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The UMC group page on Facebook offers inspirational and informational content. Photo by Kathleen Barry, United Methodist Communications.

Photo by Kathleen Barry, United Methodist Communications

For United Methodist devotees of Facebook, the church's group page is a place for inspirational and informational content.

What’s not to like? The United Methodist Facebook page


By Diane Degnan*
July 17, 2017

If you're one of the 1.28 billion people who log into Facebook daily, you already understand its allure. It’s a great place to stay in touch with friends and family; but it’s also an ideal way to connect with the global United Methodist community through the denomination’s Facebook page.

Facebook's mission, after all, is "to give people the power to build community and bring the world closer together." More than a quarter of the world’s population uses Facebook, which is available in 101 languages.

That makes it a natural fit for a church that's both global and connectional. And, in fact, nearly half a million people from 35 countries around the world connect with the denomination via its award-winning Facebook profile.

For United Methodist devotees of Facebook, it’s a go to place for inspirational and informational content, from stories of people living out their faith to ideas for ministry to interesting tidbits about the roots of Methodism. A posted Bible verse will frequently elicit comments such as, “This is exactly what I needed to hear today.”

Most importantly, Facebook is a place for participation and conversation. Followers are encouraged to comment, reminisce, answer questions, share photos, and participate in polls and quizzes. In times of disaster or tragedy, the page often becomes an online prayer wall where followers post prayers and messages of support. Facebook Lite even makes it possible for people to enjoy the Facebook experience who live in developing countries where there are slower network connections.

Be sure to add the alt. text

Steven Adair monitors a survey posted via Facebook Live on the Facebook page for The United Methodist Church. Photo by Kathleen Barry, United Methodist Communications.

Like Coca-Cola, the origin of The United Methodist Church Facebook page was fan-based. It was created in 2008 by Steven Adair, a United Methodist college student who wanted his church to have a place in the social space.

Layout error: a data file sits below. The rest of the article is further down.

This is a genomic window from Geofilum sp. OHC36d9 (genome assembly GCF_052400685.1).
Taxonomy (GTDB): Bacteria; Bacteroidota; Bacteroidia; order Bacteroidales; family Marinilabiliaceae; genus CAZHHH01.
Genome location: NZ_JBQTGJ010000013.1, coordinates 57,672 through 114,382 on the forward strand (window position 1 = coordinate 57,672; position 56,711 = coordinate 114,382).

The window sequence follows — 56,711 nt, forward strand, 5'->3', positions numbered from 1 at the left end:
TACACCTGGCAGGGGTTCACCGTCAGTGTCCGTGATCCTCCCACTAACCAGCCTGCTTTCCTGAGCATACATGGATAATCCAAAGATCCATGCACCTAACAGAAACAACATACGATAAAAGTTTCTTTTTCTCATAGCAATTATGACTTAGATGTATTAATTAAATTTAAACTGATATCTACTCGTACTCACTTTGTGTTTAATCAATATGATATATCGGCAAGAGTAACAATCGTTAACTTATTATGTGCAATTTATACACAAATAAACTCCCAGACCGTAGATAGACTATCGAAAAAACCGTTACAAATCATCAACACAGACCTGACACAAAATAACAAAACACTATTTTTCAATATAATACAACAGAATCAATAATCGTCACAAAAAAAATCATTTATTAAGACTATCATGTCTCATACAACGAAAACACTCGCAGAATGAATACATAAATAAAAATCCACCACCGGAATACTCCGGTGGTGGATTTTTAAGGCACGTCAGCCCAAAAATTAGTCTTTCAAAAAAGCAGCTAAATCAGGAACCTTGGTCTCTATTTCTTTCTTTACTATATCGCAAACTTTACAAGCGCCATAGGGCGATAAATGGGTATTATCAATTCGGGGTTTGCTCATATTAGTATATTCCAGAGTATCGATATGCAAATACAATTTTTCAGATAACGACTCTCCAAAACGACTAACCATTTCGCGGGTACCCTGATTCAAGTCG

“Everybody in college was on it,” said Adair. “It’s where we posted everything.” But when he searched for a page where he could “like” his church, there wasn’t one. He decided to fill that void.

The first thing he recollects posting was a photo album of local churches, including his own church –Glendale United Methodist. The page just “took off by itself,” he recalls.

Diane Degnan and Poonam Patodia of United Methodist Communications represented the denomination at The Faith Based Leadership Summit in Washington, DC, held at Facebook headquarters.

Diane Degnan and Poonam Patodia of United Methodist Communications represented the denomination at The Faith Based Leadership Summit in Washington, DC, held at Facebook headquarters in 2015. Photo courtesy of Diane Degnan.

United Methodist Communications, the church’s global communications agency, dived into Facebook the following year as a means of reaching more people and engaging audiences in conversation ... all in a place where they were already spending time.

But instead of starting a new competing Facebook page, the public relations team at United Methodist Communications asked Adair if they could take over the existing page, which had grown to almost 25,000 fans. He readily agreed.

“It was a welcome phone call,” says Adair. “As the audience grew, it was harder to figure out what to say, so I was happy to give it to UMCom.”

Thus began a relationship that, in the course of time, led Adair to a post-graduation job at United Methodist Communications. That job eventually led to a promotion to another job as a social media specialist responsible for – guess what -- the day-to-day administration of the UMC Facebook page and other social channels.

It’s a rewarding job, he says, to help tell the story of the work of the denomination to millions of people through social media – reaching worldwide. Social media channels provide new opportunities to interface with people inside and outside of the church, create relationships and grow community. Last year, the page had 56 million views and generated over 4.5 million likes, comments, shares and link clicks.

What about you? Are you following The United Methodist Church on Facebook? If not, consider the results of this recent Facebook live poll where fans weighed in on what they like best about the page:

  • 70% most enjoy being part of the global UMC community
  • 13% take joy in the beautiful photos & videos
  • 7% like reading and viewing stories of The UMC changing lives around the world
  • 10% appreciate learning more about United Methodist history and beliefs

Poll respondent Ellen Moore summed it up this way: “I love all of it.”

If you’d like to follow The United Methodist Church, go to While you’re at it, follow the UMC on Twitter at and Instagram at

*Diane Degnan is Director of Public Relations at United Methodist Communications. You can reach her at, 615-742-5406.